By Jim Schutze
By Rachel Watts
By Lauren Drewes Daniels
By Anna Merlan
By Lee Escobedo
By Eric Nicholson
The most exciting performers in Lyric's West Side Story, it turns out, are not even the leads but the supporting players, many of them making their professional theater debuts. In local auditions last spring, director Dale found skilled dancers the right age (under 20) and physique (muscles for the men, curves for the women) to execute Robbins' tough moves. Lili Froehlich as Anybodys, the Jets' rough-and-tumble tomboy, acts subtly but dances audaciously. Brett Quine as Baby John, Harry Nathan Feril as Diesel and Meghan Fluker as Minnie—these are high school students carrying off choreography that seasoned Broadway gypsies find difficult to master. The Jets' crazy-tense performance of the pre-rumble "Cool" is the most thrilling dance sequence in any show in Dallas so far this year.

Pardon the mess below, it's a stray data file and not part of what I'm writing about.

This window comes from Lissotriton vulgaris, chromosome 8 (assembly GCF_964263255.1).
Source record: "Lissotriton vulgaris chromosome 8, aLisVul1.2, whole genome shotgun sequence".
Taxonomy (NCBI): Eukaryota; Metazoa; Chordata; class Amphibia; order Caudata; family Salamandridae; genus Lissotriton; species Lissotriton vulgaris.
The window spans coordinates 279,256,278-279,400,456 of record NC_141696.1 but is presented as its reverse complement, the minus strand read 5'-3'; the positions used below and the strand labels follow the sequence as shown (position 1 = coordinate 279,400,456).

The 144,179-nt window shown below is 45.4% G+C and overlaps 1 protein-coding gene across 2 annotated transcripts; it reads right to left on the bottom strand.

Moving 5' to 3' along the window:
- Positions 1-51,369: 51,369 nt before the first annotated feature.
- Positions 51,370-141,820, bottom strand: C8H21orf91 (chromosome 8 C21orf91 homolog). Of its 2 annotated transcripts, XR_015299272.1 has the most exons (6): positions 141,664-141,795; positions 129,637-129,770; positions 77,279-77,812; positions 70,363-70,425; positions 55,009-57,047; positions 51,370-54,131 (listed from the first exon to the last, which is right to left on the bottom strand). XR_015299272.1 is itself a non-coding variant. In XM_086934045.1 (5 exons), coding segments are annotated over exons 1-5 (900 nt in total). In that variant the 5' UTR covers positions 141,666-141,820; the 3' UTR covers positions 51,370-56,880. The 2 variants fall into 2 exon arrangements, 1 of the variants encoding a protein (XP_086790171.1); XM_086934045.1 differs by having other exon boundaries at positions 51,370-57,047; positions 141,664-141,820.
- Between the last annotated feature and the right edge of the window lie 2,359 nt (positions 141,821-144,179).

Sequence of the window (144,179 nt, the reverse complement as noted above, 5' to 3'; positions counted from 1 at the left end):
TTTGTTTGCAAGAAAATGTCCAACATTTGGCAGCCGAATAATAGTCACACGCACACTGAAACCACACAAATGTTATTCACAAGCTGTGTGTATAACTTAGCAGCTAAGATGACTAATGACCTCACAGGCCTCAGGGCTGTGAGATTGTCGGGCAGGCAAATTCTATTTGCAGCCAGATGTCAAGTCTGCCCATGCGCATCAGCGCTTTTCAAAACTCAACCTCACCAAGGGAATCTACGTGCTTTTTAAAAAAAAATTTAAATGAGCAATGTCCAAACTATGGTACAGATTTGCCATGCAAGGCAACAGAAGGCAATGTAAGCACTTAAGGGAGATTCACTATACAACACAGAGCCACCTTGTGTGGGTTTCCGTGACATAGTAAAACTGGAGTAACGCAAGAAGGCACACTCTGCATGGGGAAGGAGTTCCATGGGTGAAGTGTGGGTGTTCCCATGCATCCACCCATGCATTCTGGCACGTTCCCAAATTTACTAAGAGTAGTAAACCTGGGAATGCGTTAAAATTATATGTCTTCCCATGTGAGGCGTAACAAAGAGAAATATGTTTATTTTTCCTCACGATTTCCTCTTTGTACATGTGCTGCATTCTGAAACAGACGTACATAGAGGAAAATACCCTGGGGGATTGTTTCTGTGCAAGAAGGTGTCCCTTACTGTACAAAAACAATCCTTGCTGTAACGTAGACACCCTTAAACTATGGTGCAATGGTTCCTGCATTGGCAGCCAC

Only one part of West Side Story is a throwback to those formulaic Broadway shows of the 1940s and early '50s, but it's still one of the show's high points. "Somewhere," the second-act dream ballet, allows Tony, Maria and the others to dance out their desire to relive childhood with colorblind innocence. At Lyric, swathes of pale, silky fabric unfurl from the rafters as the pretty young dancers run and skip through Robbins' steps, which he adapted from street games like Red Rover and Crack the Whip. The dancers appear to float above the floor, light as zephyrs, just before the music turns dark and ominous again and they're snapped back to reality.
Part modern opera, part punk ballet, in moments like this, West Side Story feels as classic as the Shakespeare that inspired it, and yet remarkably fresh and wild.